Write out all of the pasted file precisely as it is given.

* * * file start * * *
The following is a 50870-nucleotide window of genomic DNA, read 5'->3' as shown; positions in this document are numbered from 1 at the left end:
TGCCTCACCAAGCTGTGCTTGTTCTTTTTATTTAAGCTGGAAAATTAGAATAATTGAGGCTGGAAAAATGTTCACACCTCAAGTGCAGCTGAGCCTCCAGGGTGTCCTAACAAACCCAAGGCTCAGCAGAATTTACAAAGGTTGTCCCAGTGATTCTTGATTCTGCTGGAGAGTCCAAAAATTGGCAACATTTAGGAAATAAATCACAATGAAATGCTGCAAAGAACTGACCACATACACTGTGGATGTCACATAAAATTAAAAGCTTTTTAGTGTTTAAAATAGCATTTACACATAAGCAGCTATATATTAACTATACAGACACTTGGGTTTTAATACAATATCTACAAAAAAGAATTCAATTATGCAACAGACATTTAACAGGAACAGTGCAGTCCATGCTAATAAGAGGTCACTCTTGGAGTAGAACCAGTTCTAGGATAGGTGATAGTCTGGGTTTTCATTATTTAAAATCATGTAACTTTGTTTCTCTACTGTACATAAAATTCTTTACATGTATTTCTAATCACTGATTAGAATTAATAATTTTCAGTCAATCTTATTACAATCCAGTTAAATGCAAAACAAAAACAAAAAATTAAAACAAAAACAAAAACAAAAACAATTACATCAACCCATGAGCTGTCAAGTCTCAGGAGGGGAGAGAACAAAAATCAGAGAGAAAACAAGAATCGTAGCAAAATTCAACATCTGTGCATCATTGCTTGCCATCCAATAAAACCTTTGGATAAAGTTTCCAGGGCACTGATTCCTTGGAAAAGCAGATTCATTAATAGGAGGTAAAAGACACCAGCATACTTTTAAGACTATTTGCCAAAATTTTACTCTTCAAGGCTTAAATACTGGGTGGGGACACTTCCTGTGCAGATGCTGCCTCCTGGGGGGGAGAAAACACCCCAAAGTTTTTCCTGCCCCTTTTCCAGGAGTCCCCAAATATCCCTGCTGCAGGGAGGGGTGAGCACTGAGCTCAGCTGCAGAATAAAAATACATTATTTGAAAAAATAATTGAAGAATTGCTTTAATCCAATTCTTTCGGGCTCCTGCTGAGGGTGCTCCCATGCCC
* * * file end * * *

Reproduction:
The following is a 50870-nucleotide window of genomic DNA, read 5'->3' as shown; positions in this document are numbered from 1 at the left end:
TGCCTCACCAAGCTGTGCTTGTTCTTTTTATTTAAGCTGGAAAATTAGAATAATTGAGGCTGGAAAAATGTTCACACCTCAAGTGCAGCTGAGCCTCCAGGGTGTCCTAACAAACCCAAGGCTCAGCAGAATTTACAAAGGTTGTCCCAGTGATTCTTGATTCTGCTGGAGAGTCCAAAAATTGGCAACATTTAGGAAATAAATCACAATGAAATGCTGCAAAGAACTGACCACATACACTGTGGATGTCACATAAAATTAAAAGCTTTTTAGTGTTTAAAATAGCATTTACACATAAGCAGCTATATATTAACTATACAGACACTTGGGTTTTAATACAATATCTACAAAAAAGAATTCAATTATGCAACAGACATTTAACAGGAACAGTGCAGTCCATGCTAATAAGAGGTCACTCTTGGAGTAGAACCAGTTCTAGGATAGGTGATAGTCTGGGTTTTCATTATTTAAAATCATGTAACTTTGTTTCTCTACTGTACATAAAATTCTTTACATGTATTTCTAATCACTGATTAGAATTAATAATTTTCAGTCAATCTTATTACAATCCAGTTAAATGCAAAACAAAAACAAAAAATTAAAACAAAAACAAAAACAAAAACAATTACATCAACCCATGAGCTGTCAAGTCTCAGGAGGGGAGAGAACAAAAATCAGAGAGAAAACAAGAATCGTAGCAAAATTCAACATCTGTGCATCATTGCTTGCCATCCAATAAAACCTTTGGATAAAGTTTCCAGGGCACTGATTCCTTGGAAAAGCAGATTCATTAATAGGAGGTAAAAGACACCAGCATACTTTTAAGACTATTTGCCAAAATTTTACTCTTCAAGGCTTAAATACTGGGTGGGGACACTTCCTGTGCAGATGCTGCCTCCTGGGGGGGAGAAAACACCCCAAAGTTTTTCCTGCCCCTTTTCCAGGAGTCCCCAAATATCCCTGCTGCAGGGAGGGGTGAGCACTGAGCTCAGCTGCAGAATAAAAATACATTATTTGAAAAAATAATTGAAGAATTGCTTTAATCCAATTCTTTCGGGCTCCTGCTGAGGGTGCTCCCATGCCC